It’s a known fact; I adore and deeply revere the teachings and writings of Ron Clark, master educator extraordinaire. His message in each book is inspiring, yet he is equally quick to face the brutal facts (as we all should) no matter the situation. He is all about leading each learner to greatness.
In The Essential 55, Mr. Clark showcases 55 key rules, all so simple and obvious yet equally powerful as life tools demonstrating exactly how each learner can become the best student and person imaginable. He notes, “I tell my students all the time, a person can have the best education in the world, but it will mean nothing if that person doesn’t treat others with kindness, have respect for the individuals he or she comes in contact with, and attempt to use the knowledge and skills they have obtained to help others.” From Rule #1, answering with “yes, ma’am or no sir,” to Rule #55, “Be the best person you can be,” the book talks about and walks through the important things in life.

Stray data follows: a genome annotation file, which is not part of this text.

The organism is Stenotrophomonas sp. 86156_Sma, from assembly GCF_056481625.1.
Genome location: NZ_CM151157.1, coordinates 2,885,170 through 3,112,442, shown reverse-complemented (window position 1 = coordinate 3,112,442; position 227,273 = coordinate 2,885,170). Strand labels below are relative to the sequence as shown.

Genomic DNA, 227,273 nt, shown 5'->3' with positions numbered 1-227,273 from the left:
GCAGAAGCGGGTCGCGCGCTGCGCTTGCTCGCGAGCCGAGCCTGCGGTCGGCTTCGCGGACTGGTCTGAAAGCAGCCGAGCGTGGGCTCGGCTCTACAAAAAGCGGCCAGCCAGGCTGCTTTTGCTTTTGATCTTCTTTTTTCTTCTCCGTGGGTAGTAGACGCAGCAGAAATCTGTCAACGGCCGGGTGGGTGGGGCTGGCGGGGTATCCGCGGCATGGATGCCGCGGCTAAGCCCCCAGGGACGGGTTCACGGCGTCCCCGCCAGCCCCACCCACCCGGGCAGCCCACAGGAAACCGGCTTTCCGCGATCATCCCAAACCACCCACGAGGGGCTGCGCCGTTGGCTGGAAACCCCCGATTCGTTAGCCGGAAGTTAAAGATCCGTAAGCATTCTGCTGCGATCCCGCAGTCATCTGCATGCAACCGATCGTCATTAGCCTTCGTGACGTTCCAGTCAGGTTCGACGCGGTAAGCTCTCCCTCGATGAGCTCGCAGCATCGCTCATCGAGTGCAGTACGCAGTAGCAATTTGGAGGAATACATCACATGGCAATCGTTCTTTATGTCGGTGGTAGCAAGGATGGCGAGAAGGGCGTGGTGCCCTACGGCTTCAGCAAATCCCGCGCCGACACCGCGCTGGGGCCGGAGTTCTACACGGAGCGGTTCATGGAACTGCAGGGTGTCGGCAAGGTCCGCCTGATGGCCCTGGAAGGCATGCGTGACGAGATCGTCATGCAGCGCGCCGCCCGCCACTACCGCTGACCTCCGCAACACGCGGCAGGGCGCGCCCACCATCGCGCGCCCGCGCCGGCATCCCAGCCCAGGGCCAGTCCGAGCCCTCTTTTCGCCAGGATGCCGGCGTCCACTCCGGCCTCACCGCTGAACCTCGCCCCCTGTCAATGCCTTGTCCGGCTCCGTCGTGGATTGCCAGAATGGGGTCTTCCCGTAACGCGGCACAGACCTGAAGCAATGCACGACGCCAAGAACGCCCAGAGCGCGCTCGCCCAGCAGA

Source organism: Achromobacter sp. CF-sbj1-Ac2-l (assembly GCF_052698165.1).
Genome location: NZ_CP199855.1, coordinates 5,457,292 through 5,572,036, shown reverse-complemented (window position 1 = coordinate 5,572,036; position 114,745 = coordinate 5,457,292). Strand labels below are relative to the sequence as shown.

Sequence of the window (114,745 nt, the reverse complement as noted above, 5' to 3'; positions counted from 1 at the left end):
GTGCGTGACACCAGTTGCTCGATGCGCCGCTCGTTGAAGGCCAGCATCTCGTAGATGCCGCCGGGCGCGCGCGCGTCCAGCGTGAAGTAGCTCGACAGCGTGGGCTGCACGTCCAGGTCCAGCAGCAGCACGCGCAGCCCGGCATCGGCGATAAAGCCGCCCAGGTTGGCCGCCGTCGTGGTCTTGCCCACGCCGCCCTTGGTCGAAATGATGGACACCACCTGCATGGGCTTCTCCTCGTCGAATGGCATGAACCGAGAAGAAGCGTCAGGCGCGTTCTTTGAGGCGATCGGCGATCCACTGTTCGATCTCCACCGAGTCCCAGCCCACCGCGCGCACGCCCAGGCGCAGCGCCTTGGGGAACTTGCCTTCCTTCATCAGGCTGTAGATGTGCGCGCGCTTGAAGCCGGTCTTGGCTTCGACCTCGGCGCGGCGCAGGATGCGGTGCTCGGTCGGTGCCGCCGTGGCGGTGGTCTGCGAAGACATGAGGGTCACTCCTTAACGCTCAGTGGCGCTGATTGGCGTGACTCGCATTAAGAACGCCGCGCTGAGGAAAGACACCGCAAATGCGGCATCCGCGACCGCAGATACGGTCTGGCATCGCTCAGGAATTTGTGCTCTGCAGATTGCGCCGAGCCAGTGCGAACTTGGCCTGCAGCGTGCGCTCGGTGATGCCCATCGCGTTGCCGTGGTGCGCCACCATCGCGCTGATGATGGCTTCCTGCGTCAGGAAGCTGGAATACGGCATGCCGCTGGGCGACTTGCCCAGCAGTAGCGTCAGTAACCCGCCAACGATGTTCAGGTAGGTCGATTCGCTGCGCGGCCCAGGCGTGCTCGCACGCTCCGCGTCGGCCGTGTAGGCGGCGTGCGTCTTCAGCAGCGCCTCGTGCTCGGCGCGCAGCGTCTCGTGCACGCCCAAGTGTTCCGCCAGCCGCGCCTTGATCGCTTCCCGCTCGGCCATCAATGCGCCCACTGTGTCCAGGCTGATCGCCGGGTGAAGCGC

While pondering The Excellent 11, Mr. Clark embraces the eleven qualities shared by children who love to learn; these same key elements are found in teachers and parents who know how to bring out the JOY of learning in any child. He pinpoints what it takes to make a great learner by sharing eleven basic characteristics (enthusiasm, adventure, creativity, reflection, balance, compassion, confidence, humor, common sense, appreciation, and resilience), why they work, and how to incorporate these into the classroom, home, and life.
Finally, studying and discussing the The End of Molasses Classes with our Miller Design Team this year has created great conversation about innovative ways we enliven and ignite engagement in all learners. His journey in this book is filled with successes, heartaches, mistakes, and multiple triumphs, culminating in the hugely successful Ron Clark Academy. Beware though, he is tough on parents; he believes in the power of forming bonds with each child by sacrificing to make time for the child before anything else (including work and outside extracurricular activities). As a working mom, I found myself yelling at the book while also applauding his strong commitment to personal excellence for each learner no matter the means.
His basic message for everyone: “Be different. Be bold. Join it.” I encourage you to read, study, and form your own opinions. Here’s hoping as we continue on this LME journey to educational excellence, we all consider the essential, excellent qualities to avoid molasses classes! 🙂